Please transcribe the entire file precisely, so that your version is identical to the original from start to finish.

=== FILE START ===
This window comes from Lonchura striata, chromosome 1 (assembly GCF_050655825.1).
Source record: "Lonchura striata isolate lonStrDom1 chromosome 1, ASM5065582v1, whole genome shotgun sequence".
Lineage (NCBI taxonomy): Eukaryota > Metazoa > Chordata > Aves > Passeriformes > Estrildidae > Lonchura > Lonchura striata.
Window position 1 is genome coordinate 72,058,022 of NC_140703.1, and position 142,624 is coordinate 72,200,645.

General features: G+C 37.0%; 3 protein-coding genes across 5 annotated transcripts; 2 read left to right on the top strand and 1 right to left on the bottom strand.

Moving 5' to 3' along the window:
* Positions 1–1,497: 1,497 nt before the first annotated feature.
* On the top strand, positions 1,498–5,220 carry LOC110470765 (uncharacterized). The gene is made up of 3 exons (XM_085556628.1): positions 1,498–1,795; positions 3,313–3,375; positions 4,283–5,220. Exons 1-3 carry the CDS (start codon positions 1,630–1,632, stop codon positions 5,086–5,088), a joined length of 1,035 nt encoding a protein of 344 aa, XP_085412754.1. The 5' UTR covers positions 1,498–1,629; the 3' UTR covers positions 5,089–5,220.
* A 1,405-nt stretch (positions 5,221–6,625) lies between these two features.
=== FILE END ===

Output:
This window comes from Lonchura striata, chromosome 1 (assembly GCF_050655825.1).
Source record: "Lonchura striata isolate lonStrDom1 chromosome 1, ASM5065582v1, whole genome shotgun sequence".
Lineage (NCBI taxonomy): Eukaryota > Metazoa > Chordata > Aves > Passeriformes > Estrildidae > Lonchura > Lonchura striata.
Window position 1 is genome coordinate 72,058,022 of NC_140703.1, and position 142,624 is coordinate 72,200,645.

General features: G+C 37.0%; 3 protein-coding genes across 5 annotated transcripts; 2 read left to right on the top strand and 1 right to left on the bottom strand.

Moving 5' to 3' along the window:
* Positions 1–1,497: 1,497 nt before the first annotated feature.
* On the top strand, positions 1,498–5,220 carry LOC110470765 (uncharacterized). The gene is made up of 3 exons (XM_085556628.1): positions 1,498–1,795; positions 3,313–3,375; positions 4,283–5,220. Exons 1-3 carry the CDS (start codon positions 1,630–1,632, stop codon positions 5,086–5,088), a joined length of 1,035 nt encoding a protein of 344 aa, XP_085412754.1. The 5' UTR covers positions 1,498–1,629; the 3' UTR covers positions 5,089–5,220.
* A 1,405-nt stretch (positions 5,221–6,625) lies between these two features.